Internet Editorial
By Terry Wohlers

An edited version was published in Rapid Prototyping Journal, Vol. 7, No. 1, 2001, MCB University Press. Copyright 2001 by Terry T. Wohlers

Product development teams will face daunting tasks in the future.  Consumer products that once took 18 months to develop now take as few as three months.  In the future, this time will shrink even more.  Increasingly, companies cannot afford the luxury of spending days coordinating quotations from outside suppliers.  Even so, most companies today use traditional methods of obtaining quotes and awarding work to the supplier that offers the best value and service.

Over the past year, services such as Ariba Sourcing (formerly,,, and have developed as alternatives to traditional methods of sending requests for quotations (RFQs), getting quotes, and finding good service providers.  I am most familiar with  In 1999, Spatial Technology (Boulder, Colorado, USA) began to expand its business from component software products, such as its ACIS modeling kernel, to web-based products and services.  In November 2000, Spatial spun off its Internet business, named PlanetCAD, when Dassault acquired its component software business and the Spatial name. 

Earlier in the year, the company made the strategic decision to develop a site that would help streamline the process of submitting, tracking, and organizing RFQs and quotes.  The company chose to concentrate on the rapid prototyping industry in its first wave of development.  The company also felt it was important to serve companies that were in the business of tool making, plastic injection molding, metal casting, and related engineering and manufacturing methods, so accommodates them too.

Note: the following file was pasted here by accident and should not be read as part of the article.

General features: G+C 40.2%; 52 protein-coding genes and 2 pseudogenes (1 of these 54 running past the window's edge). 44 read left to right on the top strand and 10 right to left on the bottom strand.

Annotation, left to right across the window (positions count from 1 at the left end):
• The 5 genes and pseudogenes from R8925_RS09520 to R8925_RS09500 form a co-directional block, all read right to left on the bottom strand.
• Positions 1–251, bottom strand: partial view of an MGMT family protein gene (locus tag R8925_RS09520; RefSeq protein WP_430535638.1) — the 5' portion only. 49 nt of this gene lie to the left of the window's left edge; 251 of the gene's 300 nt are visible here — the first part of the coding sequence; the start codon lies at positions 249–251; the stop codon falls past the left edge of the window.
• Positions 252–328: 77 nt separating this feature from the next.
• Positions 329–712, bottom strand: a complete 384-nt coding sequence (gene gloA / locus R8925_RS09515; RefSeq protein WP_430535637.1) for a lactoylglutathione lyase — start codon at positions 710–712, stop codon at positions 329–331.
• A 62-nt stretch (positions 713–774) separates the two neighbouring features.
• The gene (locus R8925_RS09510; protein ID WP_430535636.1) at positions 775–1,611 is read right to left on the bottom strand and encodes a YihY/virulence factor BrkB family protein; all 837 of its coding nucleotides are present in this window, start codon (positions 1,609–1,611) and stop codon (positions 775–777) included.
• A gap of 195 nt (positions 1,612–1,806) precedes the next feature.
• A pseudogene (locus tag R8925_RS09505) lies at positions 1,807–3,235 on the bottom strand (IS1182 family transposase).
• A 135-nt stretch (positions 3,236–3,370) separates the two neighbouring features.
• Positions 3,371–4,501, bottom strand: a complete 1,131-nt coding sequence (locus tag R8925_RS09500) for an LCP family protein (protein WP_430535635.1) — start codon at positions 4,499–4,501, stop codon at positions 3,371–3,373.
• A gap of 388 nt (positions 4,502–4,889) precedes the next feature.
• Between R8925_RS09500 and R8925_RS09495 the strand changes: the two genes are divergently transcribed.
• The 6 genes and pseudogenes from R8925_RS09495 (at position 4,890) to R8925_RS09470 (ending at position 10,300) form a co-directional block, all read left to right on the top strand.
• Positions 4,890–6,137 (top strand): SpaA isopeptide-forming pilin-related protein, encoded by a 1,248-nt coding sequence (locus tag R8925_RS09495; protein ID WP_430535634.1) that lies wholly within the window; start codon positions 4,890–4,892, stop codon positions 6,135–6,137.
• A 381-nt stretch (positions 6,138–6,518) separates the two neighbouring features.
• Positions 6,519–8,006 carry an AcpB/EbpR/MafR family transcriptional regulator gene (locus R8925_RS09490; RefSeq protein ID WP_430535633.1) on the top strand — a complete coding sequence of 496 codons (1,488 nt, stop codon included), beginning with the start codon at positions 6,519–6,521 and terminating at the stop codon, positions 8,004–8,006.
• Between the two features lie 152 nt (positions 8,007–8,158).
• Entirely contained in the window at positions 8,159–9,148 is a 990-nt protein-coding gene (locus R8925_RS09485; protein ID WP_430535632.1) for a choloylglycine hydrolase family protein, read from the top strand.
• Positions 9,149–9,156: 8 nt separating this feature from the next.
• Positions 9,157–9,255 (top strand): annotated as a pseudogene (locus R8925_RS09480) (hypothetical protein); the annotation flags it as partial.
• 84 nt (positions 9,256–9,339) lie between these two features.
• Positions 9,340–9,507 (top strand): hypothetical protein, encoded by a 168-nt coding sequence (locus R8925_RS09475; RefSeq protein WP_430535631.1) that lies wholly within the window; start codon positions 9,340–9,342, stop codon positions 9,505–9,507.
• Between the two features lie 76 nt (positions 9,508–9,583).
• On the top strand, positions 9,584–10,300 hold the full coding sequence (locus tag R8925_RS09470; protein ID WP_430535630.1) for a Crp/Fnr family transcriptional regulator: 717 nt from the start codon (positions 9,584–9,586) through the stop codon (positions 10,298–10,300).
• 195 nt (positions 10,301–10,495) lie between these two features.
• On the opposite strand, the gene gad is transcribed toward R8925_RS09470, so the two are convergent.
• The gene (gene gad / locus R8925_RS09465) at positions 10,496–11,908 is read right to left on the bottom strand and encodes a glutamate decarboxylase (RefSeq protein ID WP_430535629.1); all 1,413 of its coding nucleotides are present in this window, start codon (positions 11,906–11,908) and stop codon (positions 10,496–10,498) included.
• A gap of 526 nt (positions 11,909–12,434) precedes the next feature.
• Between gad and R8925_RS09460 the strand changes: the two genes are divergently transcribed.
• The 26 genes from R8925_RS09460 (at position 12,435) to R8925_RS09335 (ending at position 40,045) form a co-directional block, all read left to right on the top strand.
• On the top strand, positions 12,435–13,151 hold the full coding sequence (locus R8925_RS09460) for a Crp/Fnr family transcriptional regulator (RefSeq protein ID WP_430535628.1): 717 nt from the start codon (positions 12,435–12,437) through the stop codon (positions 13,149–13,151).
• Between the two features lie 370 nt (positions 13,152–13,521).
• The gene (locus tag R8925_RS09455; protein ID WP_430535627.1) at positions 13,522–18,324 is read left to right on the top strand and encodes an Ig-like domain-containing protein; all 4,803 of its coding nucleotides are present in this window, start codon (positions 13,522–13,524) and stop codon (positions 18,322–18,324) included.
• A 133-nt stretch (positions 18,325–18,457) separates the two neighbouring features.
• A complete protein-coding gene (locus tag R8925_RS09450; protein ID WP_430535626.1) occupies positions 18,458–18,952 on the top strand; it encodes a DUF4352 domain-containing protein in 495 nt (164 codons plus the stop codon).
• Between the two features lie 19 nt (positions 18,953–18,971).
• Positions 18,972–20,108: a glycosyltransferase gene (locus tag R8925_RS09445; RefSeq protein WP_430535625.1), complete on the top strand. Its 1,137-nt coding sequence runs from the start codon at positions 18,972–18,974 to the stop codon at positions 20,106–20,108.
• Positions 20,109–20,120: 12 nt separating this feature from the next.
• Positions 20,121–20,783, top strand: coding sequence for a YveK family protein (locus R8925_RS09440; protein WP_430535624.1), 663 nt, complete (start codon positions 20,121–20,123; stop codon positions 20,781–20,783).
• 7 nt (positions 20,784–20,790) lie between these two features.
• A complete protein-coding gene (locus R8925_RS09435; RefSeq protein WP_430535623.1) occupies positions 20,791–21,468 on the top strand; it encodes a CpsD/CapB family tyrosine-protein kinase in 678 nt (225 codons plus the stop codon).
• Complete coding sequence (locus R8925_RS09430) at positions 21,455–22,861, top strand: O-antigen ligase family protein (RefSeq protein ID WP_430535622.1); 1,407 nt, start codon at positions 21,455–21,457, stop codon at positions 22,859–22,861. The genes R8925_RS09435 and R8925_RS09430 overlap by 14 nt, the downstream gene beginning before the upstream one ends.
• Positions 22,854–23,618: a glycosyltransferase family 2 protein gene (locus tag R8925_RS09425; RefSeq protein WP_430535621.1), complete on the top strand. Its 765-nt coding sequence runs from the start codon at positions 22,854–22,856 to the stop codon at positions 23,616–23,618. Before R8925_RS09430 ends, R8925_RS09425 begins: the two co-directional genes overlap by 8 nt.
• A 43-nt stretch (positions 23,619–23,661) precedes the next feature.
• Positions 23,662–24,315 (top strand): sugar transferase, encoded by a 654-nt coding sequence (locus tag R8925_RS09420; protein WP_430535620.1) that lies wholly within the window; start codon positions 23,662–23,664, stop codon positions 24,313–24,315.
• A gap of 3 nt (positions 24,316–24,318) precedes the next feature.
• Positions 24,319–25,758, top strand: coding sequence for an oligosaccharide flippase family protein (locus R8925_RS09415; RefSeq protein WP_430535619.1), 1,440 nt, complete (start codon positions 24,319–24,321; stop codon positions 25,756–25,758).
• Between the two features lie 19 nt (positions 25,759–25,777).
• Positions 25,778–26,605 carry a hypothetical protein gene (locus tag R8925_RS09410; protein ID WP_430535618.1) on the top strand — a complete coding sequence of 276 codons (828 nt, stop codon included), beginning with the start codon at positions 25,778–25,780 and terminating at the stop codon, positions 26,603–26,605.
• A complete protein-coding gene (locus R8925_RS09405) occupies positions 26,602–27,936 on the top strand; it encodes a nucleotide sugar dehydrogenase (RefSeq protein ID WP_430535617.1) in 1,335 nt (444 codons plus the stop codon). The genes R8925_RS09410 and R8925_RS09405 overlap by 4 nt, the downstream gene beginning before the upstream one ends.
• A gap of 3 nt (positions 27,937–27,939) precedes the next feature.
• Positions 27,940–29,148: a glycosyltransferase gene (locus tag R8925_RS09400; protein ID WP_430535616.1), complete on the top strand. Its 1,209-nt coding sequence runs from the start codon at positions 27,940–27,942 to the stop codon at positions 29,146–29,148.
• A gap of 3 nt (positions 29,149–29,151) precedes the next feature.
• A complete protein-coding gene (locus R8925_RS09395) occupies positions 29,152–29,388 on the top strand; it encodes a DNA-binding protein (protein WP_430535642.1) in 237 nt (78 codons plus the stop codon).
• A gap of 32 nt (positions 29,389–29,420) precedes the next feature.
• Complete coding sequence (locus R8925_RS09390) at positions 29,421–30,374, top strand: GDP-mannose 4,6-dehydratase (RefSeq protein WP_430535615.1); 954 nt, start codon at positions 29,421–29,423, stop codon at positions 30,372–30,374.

The site was developed with input from industry experts, partners and test sites.  Prior to announcing in April 2000, the company formed a group of early adopters called Anchor Members.  The companies included Accelerated Technologies Inc., ARRK Product Development Group, Caterpillar, Cummins Engine, Eagle Design & Technology, Express Pattern, General Pattern Company, Materialise, Prototech Engineering, and Soligen.  These companies helped guide the development of Bits2Parts and provided valuable feedback, as the site took shape.

During the summer, the site progressed from Phase I Closed Beta to Phase II Closed Beta, and then to Open Beta in October.  The Open Beta program gave service providers and customer prospects a chance to "test drive" the site without any obligation or cost.  During this period companies sent real RFQs and quotes and tested the site under normal working conditions.  Problems were found and fixed.

Time will tell whether the majority of potential user companies will favor Bits2Parts and others exchanges over traditional methods.  People are creatures of habit, so it will take time for many of them to accept this new way of working with suppliers and customers.  However, as time to market shrinks further, companies will have little choice but to rely on the power and vast reach of the Internet. and other exchanges are now in place to serve this need.